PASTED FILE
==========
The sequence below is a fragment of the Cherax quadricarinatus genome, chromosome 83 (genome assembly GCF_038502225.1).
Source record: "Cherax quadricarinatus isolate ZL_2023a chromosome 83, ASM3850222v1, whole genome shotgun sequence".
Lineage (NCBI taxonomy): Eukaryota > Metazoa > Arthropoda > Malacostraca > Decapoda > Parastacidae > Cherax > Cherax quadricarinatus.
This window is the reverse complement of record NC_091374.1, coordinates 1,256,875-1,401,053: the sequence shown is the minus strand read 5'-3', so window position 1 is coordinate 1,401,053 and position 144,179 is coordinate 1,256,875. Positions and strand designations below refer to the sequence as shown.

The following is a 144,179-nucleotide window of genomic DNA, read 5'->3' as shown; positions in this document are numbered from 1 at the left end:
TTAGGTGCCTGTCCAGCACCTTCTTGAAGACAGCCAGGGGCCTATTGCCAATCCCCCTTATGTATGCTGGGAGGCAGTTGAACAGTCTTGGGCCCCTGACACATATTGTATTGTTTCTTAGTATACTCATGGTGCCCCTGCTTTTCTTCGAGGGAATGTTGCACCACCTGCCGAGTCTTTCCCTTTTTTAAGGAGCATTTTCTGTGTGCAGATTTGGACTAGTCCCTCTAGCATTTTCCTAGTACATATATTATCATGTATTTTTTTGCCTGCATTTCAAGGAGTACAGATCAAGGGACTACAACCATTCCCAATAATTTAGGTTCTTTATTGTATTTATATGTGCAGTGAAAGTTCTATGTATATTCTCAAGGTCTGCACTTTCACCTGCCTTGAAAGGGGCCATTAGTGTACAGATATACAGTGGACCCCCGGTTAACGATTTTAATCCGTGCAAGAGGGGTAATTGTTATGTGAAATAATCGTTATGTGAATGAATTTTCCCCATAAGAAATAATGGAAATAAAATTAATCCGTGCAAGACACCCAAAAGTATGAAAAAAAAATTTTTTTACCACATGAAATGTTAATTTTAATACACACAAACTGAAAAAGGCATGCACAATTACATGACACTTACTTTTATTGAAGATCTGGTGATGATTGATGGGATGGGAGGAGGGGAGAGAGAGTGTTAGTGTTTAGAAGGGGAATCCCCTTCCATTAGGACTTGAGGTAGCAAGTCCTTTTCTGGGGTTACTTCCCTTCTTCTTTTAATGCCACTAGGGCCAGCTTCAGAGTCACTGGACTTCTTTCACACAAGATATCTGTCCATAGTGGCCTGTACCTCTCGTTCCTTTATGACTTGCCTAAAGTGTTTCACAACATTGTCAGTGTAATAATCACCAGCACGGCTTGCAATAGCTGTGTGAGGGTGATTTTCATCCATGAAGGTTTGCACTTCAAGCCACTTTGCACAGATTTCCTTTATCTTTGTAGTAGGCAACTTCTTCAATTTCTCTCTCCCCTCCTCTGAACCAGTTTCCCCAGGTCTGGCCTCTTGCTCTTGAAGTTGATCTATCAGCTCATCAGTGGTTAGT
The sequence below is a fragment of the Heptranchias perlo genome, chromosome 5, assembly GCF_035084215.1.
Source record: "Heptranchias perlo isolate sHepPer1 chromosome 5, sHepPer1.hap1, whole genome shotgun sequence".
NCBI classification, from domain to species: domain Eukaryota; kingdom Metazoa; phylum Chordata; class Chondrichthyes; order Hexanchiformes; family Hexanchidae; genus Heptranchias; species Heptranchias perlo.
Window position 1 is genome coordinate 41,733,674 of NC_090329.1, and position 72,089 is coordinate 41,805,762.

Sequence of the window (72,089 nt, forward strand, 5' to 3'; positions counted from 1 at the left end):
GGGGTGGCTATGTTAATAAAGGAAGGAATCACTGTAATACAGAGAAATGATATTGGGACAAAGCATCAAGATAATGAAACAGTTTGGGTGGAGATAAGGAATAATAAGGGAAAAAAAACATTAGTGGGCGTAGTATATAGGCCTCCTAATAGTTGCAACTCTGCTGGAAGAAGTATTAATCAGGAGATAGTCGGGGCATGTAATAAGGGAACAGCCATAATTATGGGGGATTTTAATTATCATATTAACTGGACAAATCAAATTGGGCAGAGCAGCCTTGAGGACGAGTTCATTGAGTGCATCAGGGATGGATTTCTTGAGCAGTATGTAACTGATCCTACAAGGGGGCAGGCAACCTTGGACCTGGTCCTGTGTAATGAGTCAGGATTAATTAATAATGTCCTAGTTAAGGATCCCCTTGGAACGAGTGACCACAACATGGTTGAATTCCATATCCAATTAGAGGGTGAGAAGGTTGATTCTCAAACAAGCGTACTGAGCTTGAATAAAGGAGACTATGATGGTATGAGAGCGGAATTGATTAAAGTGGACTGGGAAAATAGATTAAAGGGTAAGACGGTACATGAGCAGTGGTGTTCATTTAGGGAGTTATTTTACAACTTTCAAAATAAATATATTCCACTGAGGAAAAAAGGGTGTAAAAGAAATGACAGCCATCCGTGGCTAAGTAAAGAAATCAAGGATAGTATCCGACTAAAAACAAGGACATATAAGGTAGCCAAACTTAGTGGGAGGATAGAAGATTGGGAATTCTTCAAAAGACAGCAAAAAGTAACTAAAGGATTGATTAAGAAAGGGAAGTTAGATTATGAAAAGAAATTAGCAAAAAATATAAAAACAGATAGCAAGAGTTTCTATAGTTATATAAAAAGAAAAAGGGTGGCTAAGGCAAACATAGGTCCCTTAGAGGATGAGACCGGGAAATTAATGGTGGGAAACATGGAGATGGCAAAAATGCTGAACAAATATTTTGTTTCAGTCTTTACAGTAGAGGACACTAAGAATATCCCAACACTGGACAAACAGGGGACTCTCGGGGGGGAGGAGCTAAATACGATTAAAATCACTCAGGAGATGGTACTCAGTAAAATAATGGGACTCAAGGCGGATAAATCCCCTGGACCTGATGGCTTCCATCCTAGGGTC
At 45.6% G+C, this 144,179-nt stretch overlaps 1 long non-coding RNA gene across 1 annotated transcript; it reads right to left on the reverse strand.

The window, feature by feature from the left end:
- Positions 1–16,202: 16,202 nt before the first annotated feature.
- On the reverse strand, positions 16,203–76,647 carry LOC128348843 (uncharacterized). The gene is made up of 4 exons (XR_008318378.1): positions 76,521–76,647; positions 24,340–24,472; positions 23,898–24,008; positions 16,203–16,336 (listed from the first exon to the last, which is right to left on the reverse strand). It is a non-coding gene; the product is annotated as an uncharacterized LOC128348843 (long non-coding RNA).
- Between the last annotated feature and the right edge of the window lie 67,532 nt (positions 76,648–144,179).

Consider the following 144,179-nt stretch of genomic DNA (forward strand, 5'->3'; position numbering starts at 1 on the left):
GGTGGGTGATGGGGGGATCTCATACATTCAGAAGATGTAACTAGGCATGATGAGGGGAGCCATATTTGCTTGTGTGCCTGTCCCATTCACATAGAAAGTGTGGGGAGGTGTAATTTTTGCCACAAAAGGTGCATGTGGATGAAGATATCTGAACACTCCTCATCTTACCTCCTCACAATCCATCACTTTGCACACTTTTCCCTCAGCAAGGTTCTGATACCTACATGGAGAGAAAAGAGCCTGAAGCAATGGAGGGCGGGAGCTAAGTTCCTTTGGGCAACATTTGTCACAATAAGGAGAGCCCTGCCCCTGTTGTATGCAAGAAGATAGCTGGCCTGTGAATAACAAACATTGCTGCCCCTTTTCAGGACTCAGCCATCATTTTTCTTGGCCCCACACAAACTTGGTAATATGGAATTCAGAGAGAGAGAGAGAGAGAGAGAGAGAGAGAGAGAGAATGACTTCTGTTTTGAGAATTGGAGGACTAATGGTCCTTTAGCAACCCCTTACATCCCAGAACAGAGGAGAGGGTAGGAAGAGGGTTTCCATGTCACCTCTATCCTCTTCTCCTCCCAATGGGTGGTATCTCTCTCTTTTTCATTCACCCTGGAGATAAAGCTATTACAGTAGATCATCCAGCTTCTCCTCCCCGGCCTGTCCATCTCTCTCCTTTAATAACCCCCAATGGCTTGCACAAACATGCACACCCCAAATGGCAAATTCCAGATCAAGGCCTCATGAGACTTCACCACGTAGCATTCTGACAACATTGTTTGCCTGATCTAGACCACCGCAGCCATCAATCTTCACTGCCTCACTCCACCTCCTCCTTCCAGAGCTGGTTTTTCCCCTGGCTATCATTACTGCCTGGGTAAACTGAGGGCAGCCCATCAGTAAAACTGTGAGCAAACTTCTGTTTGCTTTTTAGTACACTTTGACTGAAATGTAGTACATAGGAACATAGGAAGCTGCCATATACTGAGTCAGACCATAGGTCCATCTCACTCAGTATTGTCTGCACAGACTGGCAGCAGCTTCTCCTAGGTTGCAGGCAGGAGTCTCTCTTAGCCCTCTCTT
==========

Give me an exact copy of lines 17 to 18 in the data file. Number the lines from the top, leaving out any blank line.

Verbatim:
- Between the last annotated feature and the right edge of the window lie 67,532 nt (positions 76,648–144,179).

Consider the following 144,179-nt stretch of genomic DNA (forward strand, 5'->3'; position numbering starts at 1 on the left):